In this study, we investigated for the first time, a graduated scheme therapy of postcardiotomy AF with vernakalant, flecainide and EC. Notably, previous research on AF after cardiac surgery was limited to the use of single therapy with either vernakalant, other antiarrhythmic drugs or/and EC. By comparing converted vs. non-converted patients before EC we found significant difference in the thickness of IVS, which therefore might be a potential negative predictor of successful pharmacological cardioversion.
The negative effect of long term AF has been extensively studied in the previous research[2, 16, 17]. The incidence of AF in postcardiotomy patients may also depend on the type of surgery. It occurs in 32 - 44% after coronary artery bypass grafting (CABG), 35% after OPCAB, 42% after mitral valve, 49%-74% after aortic valve surgery, and 62% of CABG combined with valve surgery[2, 18]. AF after cardiac surgery is associated with longer ICU stay and complications, such as low output syndrome, renal failure and stroke[19–22]. There is also a substantial amount of research, mentioned in the updated Guidelines, associating AF with an increased risk of heart failure and high mortality. These facts enhance the importance of rapid cardioversion in order to avoid further adverse events.
Flecainide is a class Ic antiarrhythmic agent which plays an important role in rhythm control in patients with AF and can be administered both orally and intravenously. Vernakalant is a new alternative intravenous atrial selective antiarrhythmic drug developed for rapid conversion of AF into sinus rhythm. This is a sodium- and potassium-channel blocking agent, which effects all phases (0 – IV) of the atrial action potential (AP) and terminates AF by increasing the atrial effective refractory period (AERP) by blocking the potassium (IKur, IKACh, IKr and Ito) and sodium currents (INa) in a concentration-, rate- and voltage-dependent manner.
The effect of vernakalant on the treatment of recent-onset atrial fibrillation has been widely debated in the previous research[7, 26–29]. Also, the negative influence of IVS on the conversion into a sinus rhythm has been already indirectly mentioned in the literature. Furthermore, recent studies reported that the incidence of postoperative AF was higher in patients with aortic valve replacement. This is generally consistent with our results as patients with hypertrophied myocardium and therefore hypertrophied IVS usually have severe aortic stenosis which was treated with surgical aortic valve replacement in our study. Therefore, taking into consideration results of previous research and our study and despite the small patient cohort in the present observation, thickness of the IVS might play a significant role in affecting the success of pharmacological conversion rate.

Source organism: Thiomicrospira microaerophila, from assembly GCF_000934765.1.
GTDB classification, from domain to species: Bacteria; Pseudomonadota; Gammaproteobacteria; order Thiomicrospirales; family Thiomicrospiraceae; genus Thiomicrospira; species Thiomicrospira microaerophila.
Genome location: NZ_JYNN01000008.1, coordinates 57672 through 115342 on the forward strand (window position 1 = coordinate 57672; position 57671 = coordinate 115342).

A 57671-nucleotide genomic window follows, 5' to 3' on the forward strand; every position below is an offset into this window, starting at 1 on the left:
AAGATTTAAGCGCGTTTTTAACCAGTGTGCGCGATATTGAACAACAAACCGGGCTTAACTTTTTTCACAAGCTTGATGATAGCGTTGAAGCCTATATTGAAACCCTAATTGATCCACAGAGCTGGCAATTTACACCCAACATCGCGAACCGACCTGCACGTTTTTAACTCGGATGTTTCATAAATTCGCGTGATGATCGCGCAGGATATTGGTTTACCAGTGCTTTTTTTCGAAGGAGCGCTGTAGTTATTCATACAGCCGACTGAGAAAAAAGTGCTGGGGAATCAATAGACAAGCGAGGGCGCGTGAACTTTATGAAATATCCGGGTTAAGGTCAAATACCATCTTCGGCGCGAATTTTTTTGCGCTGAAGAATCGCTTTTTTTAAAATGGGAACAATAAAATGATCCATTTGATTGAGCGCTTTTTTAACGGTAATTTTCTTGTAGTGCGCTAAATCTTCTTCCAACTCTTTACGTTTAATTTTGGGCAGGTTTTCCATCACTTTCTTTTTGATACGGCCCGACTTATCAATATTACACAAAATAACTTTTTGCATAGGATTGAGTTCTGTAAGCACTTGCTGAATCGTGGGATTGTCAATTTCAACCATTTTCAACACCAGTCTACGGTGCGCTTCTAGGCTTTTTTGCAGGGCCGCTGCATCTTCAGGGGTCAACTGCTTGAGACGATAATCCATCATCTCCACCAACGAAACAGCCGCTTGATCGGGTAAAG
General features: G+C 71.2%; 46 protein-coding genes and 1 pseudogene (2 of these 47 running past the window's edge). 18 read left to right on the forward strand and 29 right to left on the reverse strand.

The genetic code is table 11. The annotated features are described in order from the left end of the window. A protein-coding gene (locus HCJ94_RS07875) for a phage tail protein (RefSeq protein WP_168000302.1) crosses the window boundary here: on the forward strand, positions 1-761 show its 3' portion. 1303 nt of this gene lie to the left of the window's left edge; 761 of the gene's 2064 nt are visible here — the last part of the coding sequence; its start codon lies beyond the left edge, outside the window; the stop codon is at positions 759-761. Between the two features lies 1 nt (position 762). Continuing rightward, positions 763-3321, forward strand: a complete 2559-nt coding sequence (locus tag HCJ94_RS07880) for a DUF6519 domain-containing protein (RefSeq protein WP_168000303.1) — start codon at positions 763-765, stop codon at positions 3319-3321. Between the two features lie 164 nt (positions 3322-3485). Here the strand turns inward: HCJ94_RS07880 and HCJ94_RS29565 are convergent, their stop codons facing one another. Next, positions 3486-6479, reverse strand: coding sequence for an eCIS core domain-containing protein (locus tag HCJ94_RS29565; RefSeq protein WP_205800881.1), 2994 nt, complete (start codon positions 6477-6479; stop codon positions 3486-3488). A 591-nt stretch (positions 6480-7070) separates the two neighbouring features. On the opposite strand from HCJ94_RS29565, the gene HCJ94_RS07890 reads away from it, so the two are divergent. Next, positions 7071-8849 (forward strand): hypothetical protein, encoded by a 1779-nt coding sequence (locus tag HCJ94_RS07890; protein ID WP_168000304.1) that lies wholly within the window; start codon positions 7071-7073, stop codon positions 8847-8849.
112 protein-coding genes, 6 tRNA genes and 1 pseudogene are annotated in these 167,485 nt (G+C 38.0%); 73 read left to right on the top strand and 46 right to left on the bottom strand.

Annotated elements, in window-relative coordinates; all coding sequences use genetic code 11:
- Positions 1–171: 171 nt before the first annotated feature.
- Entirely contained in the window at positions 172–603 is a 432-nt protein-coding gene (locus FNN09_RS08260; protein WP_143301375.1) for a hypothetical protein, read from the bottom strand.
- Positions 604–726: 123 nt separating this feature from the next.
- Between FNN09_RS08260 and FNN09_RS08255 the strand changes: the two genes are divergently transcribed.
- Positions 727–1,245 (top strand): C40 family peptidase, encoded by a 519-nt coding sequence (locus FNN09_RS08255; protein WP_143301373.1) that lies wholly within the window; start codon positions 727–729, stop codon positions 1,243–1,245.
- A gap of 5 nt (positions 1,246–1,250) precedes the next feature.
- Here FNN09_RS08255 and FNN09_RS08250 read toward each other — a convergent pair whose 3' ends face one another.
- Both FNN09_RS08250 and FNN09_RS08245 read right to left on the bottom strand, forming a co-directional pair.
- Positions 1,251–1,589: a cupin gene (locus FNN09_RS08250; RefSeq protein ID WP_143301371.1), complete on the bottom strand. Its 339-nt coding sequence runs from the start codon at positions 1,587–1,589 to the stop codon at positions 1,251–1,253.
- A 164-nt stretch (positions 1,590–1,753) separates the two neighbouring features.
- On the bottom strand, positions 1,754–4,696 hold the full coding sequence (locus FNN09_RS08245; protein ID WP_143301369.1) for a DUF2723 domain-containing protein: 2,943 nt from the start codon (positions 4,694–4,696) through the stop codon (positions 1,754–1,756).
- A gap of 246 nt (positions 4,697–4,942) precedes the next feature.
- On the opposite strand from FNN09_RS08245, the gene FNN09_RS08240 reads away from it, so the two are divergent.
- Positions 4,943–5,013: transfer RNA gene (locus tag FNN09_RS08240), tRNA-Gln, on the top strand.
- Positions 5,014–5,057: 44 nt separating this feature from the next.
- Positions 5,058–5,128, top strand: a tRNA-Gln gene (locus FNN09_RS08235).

Analyzing data on pharmacological conversion rate in postcardiotomy patients and patients who had not undergone cardiac surgery, we found out that application of both vernakalant and flecainide as monotherapy was associated with worse conversion rates in postcardiotomy patients. Kowey et al. in his prospective randomized double-blind trial reported on the success rate of conversion with vernakalant into a sinus rhythm in postcardiotomy patients which was 47% compared to the success rate in non-surgical patients of up to 55%[7, 26]. While there were no useful data regarding conversion rate of postcardiotomy patients after flecainide treatment, the success rate to this drug in non-cardiac surgery patients ranged between 50–67.5% in the previous literature[30–33]. Not surprisingly, our findings showed a conversion rate after vernakalant monotherapy which was slightly higher however comparable to the study by Kowey et al. and resulted in 52.2% of success. Furthermore, our study showed a significant improvement in the conversion rate into a stable sinus rhythm to 60.9% after additional application of flecainide in patients who did not convert after monotherapy with vernakalant. In interpreting these findings, we assume that the combination of both antiarrhythmic drugs is more effective in converting recent onset atrial fibrillation in carefully selected groups of patients with AF after cardiac surgery. This might be also important in regards to the fact that a substantial number of patients resist EC due to sedation and further fears related to this more demanding procedure. Despite that, our analysis revealed a 91.3% conversion rate into a stable sinus rhythm after treatment with both antiarrhythmics and EC. Taking into consideration the fact that two patients who were not converted in a sinus rhythm after vernakalant and flecainide administration, refused further electric cardioversion attempt, the combined cardioversion rate might have been even higher.